With relations between Phnom Penh and Beijing at an all-time high, and with technological and physical connectivity increasing across the ASEAN region and into China, Cambodia clearly has an opportunity to capitalise. “China is the number two economy on the planet, they are already an economic powerhouse. What is Cambodia’s role in that? Cambodia is clearly an important, although not huge, economy in ASEAN, and ASEAN is benefitting from trade and investment flows as a result, partly, of low labour costs,” she says, adding, however, that those labour costs will inevitably increase, leaving Cambodia with a need to focus on its competitiveness in other ways.
Building a Foundation
Year–on–year, the Cambodian banking industry has experienced rapid growth of late but has “moderated” slightly in the past six months, according to Dr. Lethbridge. “That is probably a good thing,” she adds. With new financial institutions, both local and international, seemingly entering the market at will over the past few years, the National Bank of Cambodia (NBC), backed by the government, has introduced new measures regarding liquidity and increased minimum capital requirements. Dr. Lethbridge believes this is a necessary step for the NBC to take in order to consolidate the growth that it has overseen in the past decade.
“My report card would be that the banking industry is growing strongly and now it is time for it to build a firmer footing for itself,” she says. “This is very important. You want to make sure that you have sizeable players in the system, and regulating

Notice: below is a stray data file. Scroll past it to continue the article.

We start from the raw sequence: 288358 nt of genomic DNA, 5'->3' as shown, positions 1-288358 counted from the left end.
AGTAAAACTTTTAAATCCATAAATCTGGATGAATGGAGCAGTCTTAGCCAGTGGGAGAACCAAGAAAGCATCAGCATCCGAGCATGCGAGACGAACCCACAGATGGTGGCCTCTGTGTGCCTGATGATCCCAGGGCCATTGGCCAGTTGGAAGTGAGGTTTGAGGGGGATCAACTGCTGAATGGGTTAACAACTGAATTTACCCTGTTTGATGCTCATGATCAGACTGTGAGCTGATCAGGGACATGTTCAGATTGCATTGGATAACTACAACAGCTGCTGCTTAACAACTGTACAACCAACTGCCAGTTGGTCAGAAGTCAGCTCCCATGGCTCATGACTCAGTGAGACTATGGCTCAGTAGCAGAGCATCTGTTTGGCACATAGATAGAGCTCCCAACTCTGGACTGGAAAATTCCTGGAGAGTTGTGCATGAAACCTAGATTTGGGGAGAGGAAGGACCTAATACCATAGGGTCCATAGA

the minimum level of capital requires market participants to think about their commitment and to continue to step up that commitment. There is a long-term strategic architecture being played out.” With more than 50 banks participating in the Cambodian market, Dr. Lethbridge expects, like most experts, to see some level of consolidation. On top of that, there will be a number of banks looking to specialise into niche markets, she says. “Those trends are consistent with trends globally.”
Savings by Tech
As some of the smaller players look to consolidate (some mergers and acquisitions are already taking place), all of those concerned are looking to reduce costs via the latest trend to take hold in the banking industry, fintech, which is being embraced by financial institutions around the world. And as humans become more and more reliant on technology to conduct their everyday affairs, the digital elements of finance are only beginning to be realised. “On one hand, it gives better customer proposition and on the other hand, it does help on the cost side for the banks and therefore improves their returns aswell,” Dr. Lethbridge says.
Looking around the ASEAN region, fintech is becoming increasingly important to financial institutions, their clients, and to regulators, including in Cambodia. The great reason for this is inclusion: people who are normally unable to access a bank branch can do so via a phone or computer. And how far can mobile banking go? “A lot more will go online. If you look at ANZ in Australia, we now offer Apple Pay, digital wallets associated with a phone. There is a long way to go. I think that digitalisation has in some ways just started.”
Words by Matt Blomberg